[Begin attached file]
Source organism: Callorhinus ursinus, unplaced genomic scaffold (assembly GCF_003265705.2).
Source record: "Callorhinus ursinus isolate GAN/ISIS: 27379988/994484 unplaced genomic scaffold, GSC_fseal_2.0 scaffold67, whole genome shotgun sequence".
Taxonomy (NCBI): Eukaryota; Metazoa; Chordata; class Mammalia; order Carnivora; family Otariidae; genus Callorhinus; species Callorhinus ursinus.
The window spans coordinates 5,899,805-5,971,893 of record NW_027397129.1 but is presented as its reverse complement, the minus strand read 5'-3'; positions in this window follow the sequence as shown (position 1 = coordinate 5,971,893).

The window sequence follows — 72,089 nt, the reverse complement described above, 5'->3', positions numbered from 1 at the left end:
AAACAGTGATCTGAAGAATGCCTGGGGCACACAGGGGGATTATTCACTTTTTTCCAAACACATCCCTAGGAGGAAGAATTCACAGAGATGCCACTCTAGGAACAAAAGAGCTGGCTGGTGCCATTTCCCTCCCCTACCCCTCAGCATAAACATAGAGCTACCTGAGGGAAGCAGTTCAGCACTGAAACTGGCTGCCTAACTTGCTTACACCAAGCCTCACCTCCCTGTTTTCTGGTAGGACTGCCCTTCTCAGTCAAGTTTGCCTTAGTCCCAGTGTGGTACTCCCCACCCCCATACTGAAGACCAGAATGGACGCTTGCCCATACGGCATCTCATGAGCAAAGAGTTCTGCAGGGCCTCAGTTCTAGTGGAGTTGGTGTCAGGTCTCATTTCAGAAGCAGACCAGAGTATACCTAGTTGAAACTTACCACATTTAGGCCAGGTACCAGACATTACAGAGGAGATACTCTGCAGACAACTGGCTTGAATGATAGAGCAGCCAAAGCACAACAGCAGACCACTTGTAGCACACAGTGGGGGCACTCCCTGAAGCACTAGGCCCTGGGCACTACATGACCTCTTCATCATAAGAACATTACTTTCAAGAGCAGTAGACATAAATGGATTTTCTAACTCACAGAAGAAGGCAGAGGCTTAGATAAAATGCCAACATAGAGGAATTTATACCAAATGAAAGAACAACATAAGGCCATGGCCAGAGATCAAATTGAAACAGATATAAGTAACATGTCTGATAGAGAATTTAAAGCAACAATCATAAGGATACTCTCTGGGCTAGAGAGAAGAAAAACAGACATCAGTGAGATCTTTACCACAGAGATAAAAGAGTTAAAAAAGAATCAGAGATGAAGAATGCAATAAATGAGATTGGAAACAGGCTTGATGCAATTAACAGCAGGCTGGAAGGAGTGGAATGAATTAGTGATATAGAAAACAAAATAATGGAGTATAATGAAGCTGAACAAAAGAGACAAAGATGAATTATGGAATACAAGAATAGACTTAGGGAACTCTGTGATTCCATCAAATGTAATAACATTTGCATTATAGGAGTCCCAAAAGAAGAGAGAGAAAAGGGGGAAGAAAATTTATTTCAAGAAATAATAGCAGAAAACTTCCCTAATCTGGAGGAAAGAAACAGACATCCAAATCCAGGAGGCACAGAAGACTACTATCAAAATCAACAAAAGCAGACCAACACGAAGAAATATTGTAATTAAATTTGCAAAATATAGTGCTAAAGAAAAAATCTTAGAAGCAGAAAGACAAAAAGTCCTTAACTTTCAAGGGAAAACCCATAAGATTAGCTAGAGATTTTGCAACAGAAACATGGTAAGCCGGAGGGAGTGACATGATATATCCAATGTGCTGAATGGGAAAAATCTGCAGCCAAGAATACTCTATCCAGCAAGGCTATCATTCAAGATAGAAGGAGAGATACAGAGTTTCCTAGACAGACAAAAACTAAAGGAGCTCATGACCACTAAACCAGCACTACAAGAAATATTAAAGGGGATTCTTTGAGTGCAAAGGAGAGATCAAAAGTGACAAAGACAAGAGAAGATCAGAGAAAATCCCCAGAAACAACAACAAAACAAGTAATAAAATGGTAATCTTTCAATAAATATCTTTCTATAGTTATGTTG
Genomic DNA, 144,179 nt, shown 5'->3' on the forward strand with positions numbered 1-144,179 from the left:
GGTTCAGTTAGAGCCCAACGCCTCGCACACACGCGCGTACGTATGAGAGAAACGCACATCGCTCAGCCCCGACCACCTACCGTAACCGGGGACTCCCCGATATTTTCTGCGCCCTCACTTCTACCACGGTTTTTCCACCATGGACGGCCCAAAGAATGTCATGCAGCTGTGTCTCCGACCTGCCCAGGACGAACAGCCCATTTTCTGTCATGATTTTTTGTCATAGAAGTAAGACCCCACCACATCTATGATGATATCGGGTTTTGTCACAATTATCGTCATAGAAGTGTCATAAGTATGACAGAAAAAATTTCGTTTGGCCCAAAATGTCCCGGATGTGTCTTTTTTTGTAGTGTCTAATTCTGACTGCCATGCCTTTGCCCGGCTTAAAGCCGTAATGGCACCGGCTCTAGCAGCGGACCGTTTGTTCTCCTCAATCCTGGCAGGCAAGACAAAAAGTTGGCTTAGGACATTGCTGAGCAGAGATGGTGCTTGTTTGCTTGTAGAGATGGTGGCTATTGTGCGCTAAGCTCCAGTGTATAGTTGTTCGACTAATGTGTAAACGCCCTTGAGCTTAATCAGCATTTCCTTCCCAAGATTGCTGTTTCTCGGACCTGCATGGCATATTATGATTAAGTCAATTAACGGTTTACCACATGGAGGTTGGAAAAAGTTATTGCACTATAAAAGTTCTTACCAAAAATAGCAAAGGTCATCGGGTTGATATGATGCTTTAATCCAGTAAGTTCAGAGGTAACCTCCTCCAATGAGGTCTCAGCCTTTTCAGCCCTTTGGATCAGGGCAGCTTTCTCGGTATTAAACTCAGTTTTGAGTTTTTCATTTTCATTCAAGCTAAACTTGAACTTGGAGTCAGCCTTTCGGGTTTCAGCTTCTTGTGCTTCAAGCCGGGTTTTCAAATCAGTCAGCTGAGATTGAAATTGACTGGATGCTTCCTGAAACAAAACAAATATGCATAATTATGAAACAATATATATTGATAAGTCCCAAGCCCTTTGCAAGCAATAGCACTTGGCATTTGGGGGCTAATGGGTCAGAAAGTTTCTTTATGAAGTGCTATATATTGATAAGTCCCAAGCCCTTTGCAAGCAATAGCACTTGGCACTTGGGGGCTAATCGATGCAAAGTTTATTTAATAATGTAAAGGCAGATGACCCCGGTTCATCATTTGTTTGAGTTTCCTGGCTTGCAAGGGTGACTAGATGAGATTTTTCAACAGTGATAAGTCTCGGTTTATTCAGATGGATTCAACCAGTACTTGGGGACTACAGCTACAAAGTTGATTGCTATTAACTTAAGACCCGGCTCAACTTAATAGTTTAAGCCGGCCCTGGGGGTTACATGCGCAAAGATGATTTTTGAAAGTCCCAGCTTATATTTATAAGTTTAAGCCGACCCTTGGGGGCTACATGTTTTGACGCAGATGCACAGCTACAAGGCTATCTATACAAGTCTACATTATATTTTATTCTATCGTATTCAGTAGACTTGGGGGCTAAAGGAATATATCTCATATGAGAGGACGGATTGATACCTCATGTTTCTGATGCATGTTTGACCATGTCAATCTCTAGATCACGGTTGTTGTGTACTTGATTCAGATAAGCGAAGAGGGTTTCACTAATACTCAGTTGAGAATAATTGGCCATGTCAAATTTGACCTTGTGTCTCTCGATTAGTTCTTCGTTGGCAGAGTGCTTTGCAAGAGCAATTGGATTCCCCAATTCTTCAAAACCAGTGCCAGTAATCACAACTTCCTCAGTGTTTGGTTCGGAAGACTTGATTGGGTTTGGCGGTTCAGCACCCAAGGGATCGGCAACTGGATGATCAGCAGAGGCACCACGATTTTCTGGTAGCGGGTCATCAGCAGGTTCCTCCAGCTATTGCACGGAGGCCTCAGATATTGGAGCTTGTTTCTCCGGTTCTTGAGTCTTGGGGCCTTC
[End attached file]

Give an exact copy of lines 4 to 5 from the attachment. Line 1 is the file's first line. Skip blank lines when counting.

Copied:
The window spans coordinates 5,899,805-5,971,893 of record NW_027397129.1 but is presented as its reverse complement, the minus strand read 5'-3'; positions in this window follow the sequence as shown (position 1 = coordinate 5,971,893).

The window sequence follows — 72,089 nt, the reverse complement described above, 5'->3', positions numbered from 1 at the left end: